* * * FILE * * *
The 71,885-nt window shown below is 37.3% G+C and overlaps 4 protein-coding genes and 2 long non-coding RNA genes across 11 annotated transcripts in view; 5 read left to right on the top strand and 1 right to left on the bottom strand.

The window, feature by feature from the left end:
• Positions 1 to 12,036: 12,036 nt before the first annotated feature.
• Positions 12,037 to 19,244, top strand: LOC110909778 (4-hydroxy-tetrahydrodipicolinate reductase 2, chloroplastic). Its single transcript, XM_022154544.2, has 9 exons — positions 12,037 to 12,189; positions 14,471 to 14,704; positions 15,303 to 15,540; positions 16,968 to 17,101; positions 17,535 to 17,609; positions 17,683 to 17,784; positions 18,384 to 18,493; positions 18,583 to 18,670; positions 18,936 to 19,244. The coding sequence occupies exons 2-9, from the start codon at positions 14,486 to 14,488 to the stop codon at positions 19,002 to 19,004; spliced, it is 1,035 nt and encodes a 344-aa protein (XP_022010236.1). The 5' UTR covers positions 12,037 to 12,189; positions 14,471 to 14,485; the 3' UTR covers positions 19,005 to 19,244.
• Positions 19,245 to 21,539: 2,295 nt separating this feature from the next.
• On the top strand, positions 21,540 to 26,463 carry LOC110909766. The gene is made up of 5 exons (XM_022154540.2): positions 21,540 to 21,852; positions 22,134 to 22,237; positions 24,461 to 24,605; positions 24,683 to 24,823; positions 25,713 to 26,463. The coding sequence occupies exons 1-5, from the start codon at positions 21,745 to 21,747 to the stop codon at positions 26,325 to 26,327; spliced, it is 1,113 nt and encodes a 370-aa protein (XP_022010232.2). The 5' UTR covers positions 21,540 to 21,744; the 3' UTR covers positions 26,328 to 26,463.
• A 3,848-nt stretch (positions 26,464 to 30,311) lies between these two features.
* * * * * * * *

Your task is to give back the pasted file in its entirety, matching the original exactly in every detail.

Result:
The 71,885-nt window shown below is 37.3% G+C and overlaps 4 protein-coding genes and 2 long non-coding RNA genes across 11 annotated transcripts in view; 5 read left to right on the top strand and 1 right to left on the bottom strand.

The window, feature by feature from the left end:
• Positions 1 to 12,036: 12,036 nt before the first annotated feature.
• Positions 12,037 to 19,244, top strand: LOC110909778 (4-hydroxy-tetrahydrodipicolinate reductase 2, chloroplastic). Its single transcript, XM_022154544.2, has 9 exons — positions 12,037 to 12,189; positions 14,471 to 14,704; positions 15,303 to 15,540; positions 16,968 to 17,101; positions 17,535 to 17,609; positions 17,683 to 17,784; positions 18,384 to 18,493; positions 18,583 to 18,670; positions 18,936 to 19,244. The coding sequence occupies exons 2-9, from the start codon at positions 14,486 to 14,488 to the stop codon at positions 19,002 to 19,004; spliced, it is 1,035 nt and encodes a 344-aa protein (XP_022010236.1). The 5' UTR covers positions 12,037 to 12,189; positions 14,471 to 14,485; the 3' UTR covers positions 19,005 to 19,244.
• Positions 19,245 to 21,539: 2,295 nt separating this feature from the next.
• On the top strand, positions 21,540 to 26,463 carry LOC110909766. The gene is made up of 5 exons (XM_022154540.2): positions 21,540 to 21,852; positions 22,134 to 22,237; positions 24,461 to 24,605; positions 24,683 to 24,823; positions 25,713 to 26,463. The coding sequence occupies exons 1-5, from the start codon at positions 21,745 to 21,747 to the stop codon at positions 26,325 to 26,327; spliced, it is 1,113 nt and encodes a 370-aa protein (XP_022010232.2). The 5' UTR covers positions 21,540 to 21,744; the 3' UTR covers positions 26,328 to 26,463.
• A 3,848-nt stretch (positions 26,464 to 30,311) lies between these two features.